Jerry Lazar

Editorial
  • "Risa-I'm so saddened to hear of Jerry's passing. What a..."
    - Frank Zilinyi
  • "Aw! My Director! I'm gonna miss you! "
    - Barby E
  • "I am terribly sad to read this. Jerry was an unforgettable..."
    - Kirin Nielsen
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    - Sally Fenichel

Jerry Lazar of Tenafly, a burly actor and a founding member of the northern New Jersey improvisational comedy troupe Lunatic Fringe, died last Friday. 4/6 He was 51.

The cause was complications after colon cancer surgery, his wife, Risa cq Rosenberg, said.

Mr. Lazar succeeded in being funny despite the restraints of his day job: freelance technical writer.

"Sometimes I'm doing business reporting that's so dry and full of itself that it's impossible to listen to it without starting to laugh," he said in a 2007 interview with The Record.

"When faced with that kind of sober, self-important world, you either laugh at it or go a little nuts. Or both."

Or establish an improv group.

Mr. Lazar, Paul Murphy and Deb Maclean founded Lunatic Fringe in 1997. Mr. Lazar and Murphy also had a separate comedy act, "Two Big Guys from Jersey."

"Jerry always made his fellow performers look good," said Maclean, director of Glen Ridge-based Lunatic Fringe. "He was generous on stage and generous off of it."

Mr. Lazar also acted in community and regional theater in New Jersey and New York. Six years ago at the Shadowland Theatre cqin the Catskills, he had the role of Dr. Bayliss in "All My Sons," starring Richard Benjamin and Paula Prentiss.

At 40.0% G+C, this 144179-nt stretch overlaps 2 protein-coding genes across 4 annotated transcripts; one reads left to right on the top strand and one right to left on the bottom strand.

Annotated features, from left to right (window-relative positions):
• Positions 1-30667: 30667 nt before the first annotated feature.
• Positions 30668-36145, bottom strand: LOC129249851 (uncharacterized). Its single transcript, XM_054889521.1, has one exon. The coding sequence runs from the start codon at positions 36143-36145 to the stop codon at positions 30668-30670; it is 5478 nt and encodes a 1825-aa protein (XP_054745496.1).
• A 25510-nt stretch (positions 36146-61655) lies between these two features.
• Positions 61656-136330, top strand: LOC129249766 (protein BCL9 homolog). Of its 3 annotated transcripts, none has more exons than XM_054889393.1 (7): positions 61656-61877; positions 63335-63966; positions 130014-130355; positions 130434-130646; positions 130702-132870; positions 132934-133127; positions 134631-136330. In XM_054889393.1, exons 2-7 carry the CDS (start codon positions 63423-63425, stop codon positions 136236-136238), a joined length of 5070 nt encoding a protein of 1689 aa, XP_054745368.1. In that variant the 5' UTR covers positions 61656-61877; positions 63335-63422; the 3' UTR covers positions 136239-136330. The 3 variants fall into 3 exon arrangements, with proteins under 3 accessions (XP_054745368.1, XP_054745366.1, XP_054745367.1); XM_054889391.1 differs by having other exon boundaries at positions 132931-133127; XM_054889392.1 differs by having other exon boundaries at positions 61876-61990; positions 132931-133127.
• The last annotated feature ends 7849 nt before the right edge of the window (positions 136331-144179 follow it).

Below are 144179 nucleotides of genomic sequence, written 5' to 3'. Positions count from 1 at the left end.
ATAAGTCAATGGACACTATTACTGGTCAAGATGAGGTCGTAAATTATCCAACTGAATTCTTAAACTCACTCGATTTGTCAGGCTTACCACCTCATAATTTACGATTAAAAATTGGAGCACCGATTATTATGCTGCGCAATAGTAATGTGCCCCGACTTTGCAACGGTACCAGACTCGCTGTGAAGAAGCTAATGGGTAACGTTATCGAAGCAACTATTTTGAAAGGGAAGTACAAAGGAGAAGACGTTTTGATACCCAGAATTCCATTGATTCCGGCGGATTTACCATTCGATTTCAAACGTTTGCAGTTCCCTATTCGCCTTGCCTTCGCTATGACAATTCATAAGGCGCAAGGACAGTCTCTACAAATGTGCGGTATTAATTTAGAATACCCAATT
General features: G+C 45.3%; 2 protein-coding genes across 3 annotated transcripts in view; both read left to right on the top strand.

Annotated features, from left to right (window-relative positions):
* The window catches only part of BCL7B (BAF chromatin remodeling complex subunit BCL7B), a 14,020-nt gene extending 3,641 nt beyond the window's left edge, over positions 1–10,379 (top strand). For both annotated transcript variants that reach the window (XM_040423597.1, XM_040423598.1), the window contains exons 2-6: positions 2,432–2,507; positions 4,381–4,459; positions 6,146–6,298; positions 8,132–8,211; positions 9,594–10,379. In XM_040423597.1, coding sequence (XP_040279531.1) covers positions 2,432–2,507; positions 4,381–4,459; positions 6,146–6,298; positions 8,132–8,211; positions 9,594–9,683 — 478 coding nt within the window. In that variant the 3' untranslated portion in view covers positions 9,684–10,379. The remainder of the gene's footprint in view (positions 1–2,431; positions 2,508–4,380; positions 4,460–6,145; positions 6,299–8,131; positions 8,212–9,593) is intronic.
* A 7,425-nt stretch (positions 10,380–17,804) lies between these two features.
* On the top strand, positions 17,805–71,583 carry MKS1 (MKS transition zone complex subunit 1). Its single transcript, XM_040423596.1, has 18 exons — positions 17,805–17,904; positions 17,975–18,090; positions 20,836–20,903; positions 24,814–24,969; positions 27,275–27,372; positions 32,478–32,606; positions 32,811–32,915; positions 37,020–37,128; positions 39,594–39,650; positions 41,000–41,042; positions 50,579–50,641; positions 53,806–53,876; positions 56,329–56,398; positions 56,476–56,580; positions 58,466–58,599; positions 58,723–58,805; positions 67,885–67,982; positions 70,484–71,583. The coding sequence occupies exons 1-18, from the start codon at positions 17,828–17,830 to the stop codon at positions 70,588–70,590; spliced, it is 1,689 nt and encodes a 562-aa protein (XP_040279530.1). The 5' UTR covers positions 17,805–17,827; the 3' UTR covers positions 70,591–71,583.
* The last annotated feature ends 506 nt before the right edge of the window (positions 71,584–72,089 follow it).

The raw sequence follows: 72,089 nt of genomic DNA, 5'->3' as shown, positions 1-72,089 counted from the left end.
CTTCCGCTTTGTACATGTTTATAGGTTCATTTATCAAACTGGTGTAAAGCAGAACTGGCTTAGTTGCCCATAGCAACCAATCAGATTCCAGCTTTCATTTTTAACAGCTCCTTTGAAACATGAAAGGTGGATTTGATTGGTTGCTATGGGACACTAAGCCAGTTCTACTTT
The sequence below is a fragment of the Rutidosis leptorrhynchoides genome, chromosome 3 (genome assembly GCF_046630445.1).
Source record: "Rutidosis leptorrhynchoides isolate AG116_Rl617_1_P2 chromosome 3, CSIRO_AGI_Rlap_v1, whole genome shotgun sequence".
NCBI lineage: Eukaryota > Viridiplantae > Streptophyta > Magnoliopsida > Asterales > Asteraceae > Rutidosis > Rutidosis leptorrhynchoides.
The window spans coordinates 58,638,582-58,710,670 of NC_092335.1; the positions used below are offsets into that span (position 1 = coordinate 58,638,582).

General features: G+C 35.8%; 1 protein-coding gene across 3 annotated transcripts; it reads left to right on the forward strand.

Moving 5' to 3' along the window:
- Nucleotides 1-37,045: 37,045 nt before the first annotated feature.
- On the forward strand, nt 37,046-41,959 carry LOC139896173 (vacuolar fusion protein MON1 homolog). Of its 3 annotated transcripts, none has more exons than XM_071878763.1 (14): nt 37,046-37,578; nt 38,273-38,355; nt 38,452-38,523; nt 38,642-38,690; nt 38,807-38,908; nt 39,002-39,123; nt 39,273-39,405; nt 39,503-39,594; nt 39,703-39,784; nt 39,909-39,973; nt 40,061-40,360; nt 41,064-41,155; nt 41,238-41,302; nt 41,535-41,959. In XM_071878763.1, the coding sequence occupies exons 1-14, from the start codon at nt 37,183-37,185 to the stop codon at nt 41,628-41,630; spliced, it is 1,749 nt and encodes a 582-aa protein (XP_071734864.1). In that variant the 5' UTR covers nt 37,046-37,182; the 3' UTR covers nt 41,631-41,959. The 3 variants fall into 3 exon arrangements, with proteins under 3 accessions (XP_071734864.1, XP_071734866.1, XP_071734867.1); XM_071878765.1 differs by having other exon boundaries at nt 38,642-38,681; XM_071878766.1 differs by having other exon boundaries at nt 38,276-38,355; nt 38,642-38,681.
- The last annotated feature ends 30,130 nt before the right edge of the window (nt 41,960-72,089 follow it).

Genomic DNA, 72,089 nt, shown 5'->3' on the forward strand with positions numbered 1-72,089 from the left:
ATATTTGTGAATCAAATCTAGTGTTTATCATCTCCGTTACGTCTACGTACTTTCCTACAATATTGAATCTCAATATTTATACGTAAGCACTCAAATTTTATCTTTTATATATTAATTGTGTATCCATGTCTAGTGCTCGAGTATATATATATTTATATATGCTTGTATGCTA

He was a mainstay of the Garage Theatre cqGroup in Teaneck and served as its volunteer publicity manager. He was to have portrayed a 100-year-old in the Mark Doherty three-man play "Trad," opening next Thursday.

Michael Bias, Garage Theatre's artistic producing director, described the 6-foot-3, 300-pound Mr. Lazar as a "gentle giant."

"He was an incredible talent every year I'd look for something he could be in," Bias said. "This is so crazy, so sad."

Mr. Lazar enjoyed working with and performing for children. He taught improv to Tenafly youngsters; toured in a Liberty Science Center tobacco education program, "Hot Air," and even authored a book geared to middle-schoolers a biography of the Sioux chief Red Cloud.

"The past couple of years he was busier as an actor than as a writer, although he was doing a lot of writing for the stage," his wife said.

Gerald Lazar grew up on Long Island and majored in communications at Cornell University, where he met his wife. They married in 1983 and moved to Cliffside Park, then to Tenafly.

"When Jerry walked into a room, you knew he was there," Rosenberg said. "He was a big presence with a big voice, and he was big-hearted. He loved puns and every kind of humor, and loved being with people. The world is too quiet without him."

Mr. Lazar also is survived by his children, Alexander and Katherine, and his sisters, Janet Lazar and Karen Lazar, both of West Orange.

Services were held Wednesday at Gutterman and Musicant Jewish Funeral Directors, Hackensack.


Published in The Record on Apr. 13, 2012
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